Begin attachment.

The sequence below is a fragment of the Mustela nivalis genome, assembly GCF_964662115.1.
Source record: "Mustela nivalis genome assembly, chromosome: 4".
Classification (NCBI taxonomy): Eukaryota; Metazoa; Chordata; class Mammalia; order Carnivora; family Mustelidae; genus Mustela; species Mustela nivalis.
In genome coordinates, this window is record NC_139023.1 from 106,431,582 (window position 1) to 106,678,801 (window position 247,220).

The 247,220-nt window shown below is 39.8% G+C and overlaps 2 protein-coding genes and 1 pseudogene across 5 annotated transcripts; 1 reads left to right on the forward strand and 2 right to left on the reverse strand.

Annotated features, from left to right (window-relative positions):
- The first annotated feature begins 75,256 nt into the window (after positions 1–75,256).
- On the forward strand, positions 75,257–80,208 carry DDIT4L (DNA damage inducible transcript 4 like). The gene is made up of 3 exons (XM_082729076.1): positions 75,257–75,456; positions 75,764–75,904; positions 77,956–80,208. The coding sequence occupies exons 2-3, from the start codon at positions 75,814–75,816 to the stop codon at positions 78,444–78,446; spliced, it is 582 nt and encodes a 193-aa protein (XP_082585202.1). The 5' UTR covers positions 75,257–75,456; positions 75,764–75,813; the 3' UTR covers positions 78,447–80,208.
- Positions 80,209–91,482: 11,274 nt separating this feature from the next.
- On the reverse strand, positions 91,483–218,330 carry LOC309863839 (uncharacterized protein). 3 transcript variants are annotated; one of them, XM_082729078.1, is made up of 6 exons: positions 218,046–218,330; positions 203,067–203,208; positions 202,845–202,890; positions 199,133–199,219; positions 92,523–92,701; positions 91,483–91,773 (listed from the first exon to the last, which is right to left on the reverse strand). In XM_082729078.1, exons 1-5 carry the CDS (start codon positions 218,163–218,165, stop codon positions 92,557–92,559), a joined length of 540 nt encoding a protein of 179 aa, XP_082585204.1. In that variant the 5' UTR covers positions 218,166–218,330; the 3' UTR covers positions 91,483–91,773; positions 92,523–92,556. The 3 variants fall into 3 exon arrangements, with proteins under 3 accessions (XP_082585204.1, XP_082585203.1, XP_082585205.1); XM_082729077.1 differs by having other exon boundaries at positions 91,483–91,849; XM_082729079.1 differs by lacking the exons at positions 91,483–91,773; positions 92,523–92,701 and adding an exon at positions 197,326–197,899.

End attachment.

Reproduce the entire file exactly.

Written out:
The sequence below is a fragment of the Mustela nivalis genome, assembly GCF_964662115.1.
Source record: "Mustela nivalis genome assembly, chromosome: 4".
Classification (NCBI taxonomy): Eukaryota; Metazoa; Chordata; class Mammalia; order Carnivora; family Mustelidae; genus Mustela; species Mustela nivalis.
In genome coordinates, this window is record NC_139023.1 from 106,431,582 (window position 1) to 106,678,801 (window position 247,220).

The 247,220-nt window shown below is 39.8% G+C and overlaps 2 protein-coding genes and 1 pseudogene across 5 annotated transcripts; 1 reads left to right on the forward strand and 2 right to left on the reverse strand.

Annotated features, from left to right (window-relative positions):
- The first annotated feature begins 75,256 nt into the window (after positions 1–75,256).
- On the forward strand, positions 75,257–80,208 carry DDIT4L (DNA damage inducible transcript 4 like). The gene is made up of 3 exons (XM_082729076.1): positions 75,257–75,456; positions 75,764–75,904; positions 77,956–80,208. The coding sequence occupies exons 2-3, from the start codon at positions 75,814–75,816 to the stop codon at positions 78,444–78,446; spliced, it is 582 nt and encodes a 193-aa protein (XP_082585202.1). The 5' UTR covers positions 75,257–75,456; positions 75,764–75,813; the 3' UTR covers positions 78,447–80,208.
- Positions 80,209–91,482: 11,274 nt separating this feature from the next.
- On the reverse strand, positions 91,483–218,330 carry LOC309863839 (uncharacterized protein). 3 transcript variants are annotated; one of them, XM_082729078.1, is made up of 6 exons: positions 218,046–218,330; positions 203,067–203,208; positions 202,845–202,890; positions 199,133–199,219; positions 92,523–92,701; positions 91,483–91,773 (listed from the first exon to the last, which is right to left on the reverse strand). In XM_082729078.1, exons 1-5 carry the CDS (start codon positions 218,163–218,165, stop codon positions 92,557–92,559), a joined length of 540 nt encoding a protein of 179 aa, XP_082585204.1. In that variant the 5' UTR covers positions 218,166–218,330; the 3' UTR covers positions 91,483–91,773; positions 92,523–92,556. The 3 variants fall into 3 exon arrangements, with proteins under 3 accessions (XP_082585204.1, XP_082585203.1, XP_082585205.1); XM_082729077.1 differs by having other exon boundaries at positions 91,483–91,849; XM_082729079.1 differs by lacking the exons at positions 91,483–91,773; positions 92,523–92,701 and adding an exon at positions 197,326–197,899.